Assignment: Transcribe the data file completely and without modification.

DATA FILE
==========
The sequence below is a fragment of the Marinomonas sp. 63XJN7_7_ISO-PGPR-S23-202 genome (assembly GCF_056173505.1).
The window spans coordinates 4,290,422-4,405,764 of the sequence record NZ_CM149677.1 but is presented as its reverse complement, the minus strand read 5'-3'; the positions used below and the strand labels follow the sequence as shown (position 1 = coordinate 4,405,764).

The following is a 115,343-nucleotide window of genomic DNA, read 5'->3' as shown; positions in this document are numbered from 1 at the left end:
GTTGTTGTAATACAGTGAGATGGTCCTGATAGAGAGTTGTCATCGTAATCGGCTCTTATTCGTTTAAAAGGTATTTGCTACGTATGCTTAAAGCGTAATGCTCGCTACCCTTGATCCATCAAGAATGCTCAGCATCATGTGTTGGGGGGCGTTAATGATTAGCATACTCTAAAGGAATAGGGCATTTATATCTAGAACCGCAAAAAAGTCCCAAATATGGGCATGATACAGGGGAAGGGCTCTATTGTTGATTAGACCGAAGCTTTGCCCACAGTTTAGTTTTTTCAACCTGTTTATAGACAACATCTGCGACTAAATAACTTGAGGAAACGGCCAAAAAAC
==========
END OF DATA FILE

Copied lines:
The sequence below is a fragment of the Marinomonas sp. 63XJN7_7_ISO-PGPR-S23-202 genome (assembly GCF_056173505.1).
The window spans coordinates 4,290,422-4,405,764 of the sequence record NZ_CM149677.1 but is presented as its reverse complement, the minus strand read 5'-3'; the positions used below and the strand labels follow the sequence as shown (position 1 = coordinate 4,405,764).

The following is a 115,343-nucleotide window of genomic DNA, read 5'->3' as shown; positions in this document are numbered from 1 at the left end:
GTTGTTGTAATACAGTGAGATGGTCCTGATAGAGAGTTGTCATCGTAATCGGCTCTTATTCGTTTAAAAGGTATTTGCTACGTATGCTTAAAGCGTAATGCTCGCTACCCTTGATCCATCAAGAATGCTCAGCATCATGTGTTGGGGGGCGTTAATGATTAGCATACTCTAAAGGAATAGGGCATTTATATCTAGAACCGCAAAAAAGTCCCAAATATGGGCATGATACAGGGGAAGGGCTCTATTGTTGATTAGACCGAAGCTTTGCCCACAGTTTAGTTTTTTCAACCTGTTTATAGACAACATCTGCGACTAAATAACTTGAGGAAACGGCCAAAAAAC